I had several more cow-encounters, where the whole herd stop what they’re doing to come and check out this freak of nature with a long flagpole-tail. This lot were up for a race as I left, trundling alongside me for a few hundred feet.


I pressed on to Gull Lake, and a great campsite in the middle of this tiny town. As I rode in I had the very welcome sight of Nahir, Caitlin and Mark, the three cyclists from yesterday, who were just setting up tents themselves. We shouted hellos and I pitched my tent next to theirs. After a quick trip to the liquor store to get some ice-cold beers (they had already made this vital trip) we all cooked, ate, drank beers and wine, chatted about our various experiences and plans, and just had a lovely evening. They have all quit their jobs to make this trip, Mark (another Geologist!) from an outward bounds store, Naheer & Caitlin from their charitable jobs working with Autistic kids, some of whom were over 200lbs and required a lot of handling. It sounded like they wanted to return to it after reaching Newfoundland (they plan to buy a van and drive home!). Mark is only doing a shorter part of the trip but has no intention of returning to his job! 
LtoR: Mark, Caitlin, Naheer

And today there’s a special musical link, from the inexhaustible FOTB Ben Dawson – the most charming thing you could ever waste a few minutes listening to:

Let’s fill the world with this music. 

14 thoughts on “Day 19 – Medicine Hat to Gull Lake

  1. Remarkable three days Ben, a real feat. Hope the x-Canada cyclist we met in Banff (Matthew Pike) gets in touch – a very interesting guy.
    Thanks to you and Percy F we will all go to bed discussing the merits of the Greeks’ claim on the Elgin Marbles. Sorry, Melina…
    Keep up your excellent progress and great blog posts.
    Cheers, S.

    Like

    1. Hey Ben! Met up with Stewart and Gill in Banff and they told me all about your x-country adventure. I hope to meet up with you and thanks for the blog posts, they make my planning much easier. I’m a couple of days behind you but hope to meet soon.

      Cheers,

      Matthew

      Liked by 1 person

  2. Really enjoying your daily blog Ben – a highlight in this busy end of term period! Lovely to be transported even for a few minutes to where you are (and where I’d like to be: on the go on a bicycle). You’re making amazing progress! Gives me hope for the London 100 Prudential Ride on 30th July for which I have so far had NO TIME to train. Too hot right now anyway, best excuse ever. And then there’s the report writing…anyway, thanks for brightening up the daily grind back here! Enjoy every minute!! Love Steffi.

    Liked by 1 person

    1. Hi Steffi – great to know that you’re enjoying the blog. I did that Ride London a coupl of years ago. Well done for getting a place. Although of course there are hills, it’ was a surprisingly fast, downhill route. Don’t know if it’s changed since. Hope it’s not so hot! Hot here too. I’m off south in the morning before following a route east parallel to the trans-Canada. Into the unknown! Love to You, and all at RSSKL Bxx

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  3. Another fascinating blog; the 73 year old is waiting to be in a short story, maybe somehow involving the haunted lake.

    I love the connections you make with passing wildlife. Have been looking up ground squirrels because I thought they were herbivores but oh no, they’re very good at clearing up carcasses of close relatives. Apparently they’re friendly, but don’t make a buddy of one, they’re not good at recognising personal space.They might colonise your panniers.And they bite.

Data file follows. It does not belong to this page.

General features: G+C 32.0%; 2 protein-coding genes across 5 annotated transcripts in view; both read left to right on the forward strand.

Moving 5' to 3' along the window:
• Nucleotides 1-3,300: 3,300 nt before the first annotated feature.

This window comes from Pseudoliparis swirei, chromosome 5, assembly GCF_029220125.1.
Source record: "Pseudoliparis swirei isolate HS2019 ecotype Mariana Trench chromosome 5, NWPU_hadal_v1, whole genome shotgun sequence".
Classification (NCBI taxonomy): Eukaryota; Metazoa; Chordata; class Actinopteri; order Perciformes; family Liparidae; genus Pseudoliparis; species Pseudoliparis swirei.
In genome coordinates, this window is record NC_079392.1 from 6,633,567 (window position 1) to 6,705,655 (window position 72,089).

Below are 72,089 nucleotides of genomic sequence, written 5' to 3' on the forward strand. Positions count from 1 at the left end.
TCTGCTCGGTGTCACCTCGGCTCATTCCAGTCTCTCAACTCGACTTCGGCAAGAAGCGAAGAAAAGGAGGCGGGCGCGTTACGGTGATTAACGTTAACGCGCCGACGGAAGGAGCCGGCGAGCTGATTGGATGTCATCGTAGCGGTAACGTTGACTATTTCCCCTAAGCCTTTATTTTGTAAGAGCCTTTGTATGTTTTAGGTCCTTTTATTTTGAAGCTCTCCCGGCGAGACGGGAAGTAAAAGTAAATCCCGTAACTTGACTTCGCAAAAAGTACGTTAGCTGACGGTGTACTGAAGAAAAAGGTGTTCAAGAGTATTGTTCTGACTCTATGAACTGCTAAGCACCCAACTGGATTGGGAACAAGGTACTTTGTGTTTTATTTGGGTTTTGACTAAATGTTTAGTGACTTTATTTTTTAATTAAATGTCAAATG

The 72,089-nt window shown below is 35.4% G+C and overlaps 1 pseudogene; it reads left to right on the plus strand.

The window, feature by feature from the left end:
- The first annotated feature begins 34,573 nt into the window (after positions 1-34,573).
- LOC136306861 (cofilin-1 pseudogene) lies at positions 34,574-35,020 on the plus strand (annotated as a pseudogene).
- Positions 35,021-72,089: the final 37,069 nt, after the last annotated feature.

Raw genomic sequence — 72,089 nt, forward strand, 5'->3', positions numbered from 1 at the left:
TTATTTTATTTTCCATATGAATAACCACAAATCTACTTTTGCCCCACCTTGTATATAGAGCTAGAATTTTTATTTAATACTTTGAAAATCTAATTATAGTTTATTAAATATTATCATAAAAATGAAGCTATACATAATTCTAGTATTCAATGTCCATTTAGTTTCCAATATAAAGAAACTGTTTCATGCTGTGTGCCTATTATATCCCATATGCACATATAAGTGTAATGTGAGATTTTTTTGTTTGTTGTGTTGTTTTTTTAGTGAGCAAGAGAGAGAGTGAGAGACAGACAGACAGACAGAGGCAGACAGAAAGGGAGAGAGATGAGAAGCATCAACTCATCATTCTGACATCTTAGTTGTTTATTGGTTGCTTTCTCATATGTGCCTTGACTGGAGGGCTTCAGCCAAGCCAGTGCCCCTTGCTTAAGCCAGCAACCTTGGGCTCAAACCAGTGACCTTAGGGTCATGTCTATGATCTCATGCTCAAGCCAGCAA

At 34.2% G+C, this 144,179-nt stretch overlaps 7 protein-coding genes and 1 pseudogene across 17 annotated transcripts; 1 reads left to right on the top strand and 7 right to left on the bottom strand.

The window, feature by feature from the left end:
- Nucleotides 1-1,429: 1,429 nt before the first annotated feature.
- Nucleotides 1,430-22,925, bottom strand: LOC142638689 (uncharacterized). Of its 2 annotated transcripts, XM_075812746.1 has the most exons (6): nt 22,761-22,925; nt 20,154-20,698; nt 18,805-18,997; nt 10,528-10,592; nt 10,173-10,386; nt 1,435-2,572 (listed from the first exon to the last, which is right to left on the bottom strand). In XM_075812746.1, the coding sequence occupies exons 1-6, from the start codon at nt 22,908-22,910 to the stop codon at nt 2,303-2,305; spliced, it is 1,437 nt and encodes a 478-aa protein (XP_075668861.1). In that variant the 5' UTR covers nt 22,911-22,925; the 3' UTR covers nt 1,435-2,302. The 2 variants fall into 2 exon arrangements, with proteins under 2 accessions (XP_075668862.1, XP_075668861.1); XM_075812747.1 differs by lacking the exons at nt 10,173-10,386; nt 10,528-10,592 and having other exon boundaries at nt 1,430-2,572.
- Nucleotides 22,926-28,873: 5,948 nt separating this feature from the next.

This morning I heard Bernard Cribbins singing Right said Fred, could be a candidate for Stuck Song.Im sure it’s on YouTube but I don’t know how to do all that linking stuff.

    Also do you remember the chant on long walks –

    We’re nearly there we’re nearly there
    We’re nearly nearly there
    We’re nearly there we’re nearly there
    We’re nearly nearly THERE

    But it cd drive you mad

    Mileage seems phenomenal.Hope management lets you have a rest day soon
    Love and thoughts

    Liked by 1 person

    1. Bernard cribbins! Hadn’t thought of him – there’s “Digging a Hole” too, just as infuriating! Btw, I do remember that chant, but you need to add one more “nearly”, making three in a row. It’s more annoying that way so I’m pretty sure that’s right. Love the ground squirrel stuff too, thanks mum. Hope you’re enjoying the hot June in the U.K. Bxx

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  4. Hi dear Ben…
    Peter Campbell-Kelly here, writing from the CBSO coach to an Aldeburgh Festival rehearsal… Petruchka today with the scintillating Mirga – electrifying concert last night- She really is an astonishing phenomenon!

    Sorry I’m a latecomer to your fascinating blog… sounds like you’re having a truly extraordinary time!!
    You’re amazing!!
    Looking forward to hearing the rest of the story.

    (How did you get on with the Kerouac?!)

    All best,
    You’re a hero!!
    Peter 👍🏻

    Liked by 1 person

  5. You are meeting some amazing people on your journey Ben. Hans sounds like a real character and I’m sure will benefit from your advice about saddles. Congrats on the fantastic progress obviously having the long stretches of prairie land has inspired you to ride like the wind! I have a song that might fit your mood, “Take it Easy” by the Eagles. Have a great rest day! Ol xx

    Liked by 1 person

  6. Dear Ben
    Your journeys are of course putting our drive back from Aldeburgh to Brum slightly in the shade. In the hope of replacing your musical ear worms with poetry ones, here are our creative efforts on the theme of, well, you!
    (Poetic licence may have been taken)
    Lots of love and may you stay free of saddle sores.
    Bryony, Peter C-K, Robbie and Helen xxx

    There once was a fiddler called Ben
    Who couldn’t face more Mahler Ten.
    He built a fine bike
    Said, “What’s not to like?”
    And rode off to Saskatchewen

    Ben’s burning a shed load of calories
    He’s keeping those waiters in salaries
    Wolfing pancakes and cream
    He’ll speed like a dream
    Let’s hope he has no nasty allergies

    That Ben, he is Oh such a groover.
    His ride started on the isle of Vancouver
    He’s asking for dosh
    For the poor from the posh
    But He sure does some shocking Manoeuvres.

    Liked by 1 person